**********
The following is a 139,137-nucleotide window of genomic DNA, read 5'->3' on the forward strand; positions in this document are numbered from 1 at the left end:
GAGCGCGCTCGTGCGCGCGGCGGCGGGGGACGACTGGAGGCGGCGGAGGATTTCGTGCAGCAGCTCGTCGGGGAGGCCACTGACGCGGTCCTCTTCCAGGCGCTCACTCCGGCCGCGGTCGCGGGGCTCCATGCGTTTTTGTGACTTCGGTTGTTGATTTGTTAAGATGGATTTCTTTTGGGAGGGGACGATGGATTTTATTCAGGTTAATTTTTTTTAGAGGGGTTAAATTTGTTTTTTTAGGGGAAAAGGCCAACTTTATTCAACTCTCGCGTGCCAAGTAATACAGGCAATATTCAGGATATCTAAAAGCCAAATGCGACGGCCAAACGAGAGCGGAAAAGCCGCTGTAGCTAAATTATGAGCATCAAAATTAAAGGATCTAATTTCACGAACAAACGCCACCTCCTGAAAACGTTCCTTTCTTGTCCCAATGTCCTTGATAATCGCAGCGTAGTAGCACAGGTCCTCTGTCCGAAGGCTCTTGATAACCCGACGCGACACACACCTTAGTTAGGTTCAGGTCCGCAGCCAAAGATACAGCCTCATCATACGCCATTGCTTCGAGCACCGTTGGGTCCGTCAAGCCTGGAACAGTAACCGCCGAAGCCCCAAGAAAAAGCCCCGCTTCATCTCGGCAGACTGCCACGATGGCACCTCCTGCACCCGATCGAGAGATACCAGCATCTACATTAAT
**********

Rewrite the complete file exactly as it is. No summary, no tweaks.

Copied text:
The following is a 139,137-nucleotide window of genomic DNA, read 5'->3' on the forward strand; positions in this document are numbered from 1 at the left end:
GAGCGCGCTCGTGCGCGCGGCGGCGGGGGACGACTGGAGGCGGCGGAGGATTTCGTGCAGCAGCTCGTCGGGGAGGCCACTGACGCGGTCCTCTTCCAGGCGCTCACTCCGGCCGCGGTCGCGGGGCTCCATGCGTTTTTGTGACTTCGGTTGTTGATTTGTTAAGATGGATTTCTTTTGGGAGGGGACGATGGATTTTATTCAGGTTAATTTTTTTTAGAGGGGTTAAATTTGTTTTTTTAGGGGAAAAGGCCAACTTTATTCAACTCTCGCGTGCCAAGTAATACAGGCAATATTCAGGATATCTAAAAGCCAAATGCGACGGCCAAACGAGAGCGGAAAAGCCGCTGTAGCTAAATTATGAGCATCAAAATTAAAGGATCTAATTTCACGAACAAACGCCACCTCCTGAAAACGTTCCTTTCTTGTCCCAATGTCCTTGATAATCGCAGCGTAGTAGCACAGGTCCTCTGTCCGAAGGCTCTTGATAACCCGACGCGACACACACCTTAGTTAGGTTCAGGTCCGCAGCCAAAGATACAGCCTCATCATACGCCATTGCTTCGAGCACCGTTGGGTCCGTCAAGCCTGGAACAGTAACCGCCGAAGCCCCAAGAAAAAGCCCCGCTTCATCTCGGCAGACTGCCACGATGGCACCTCCTGCACCCGATCGAGAGATACCAGCATCTACATTAAT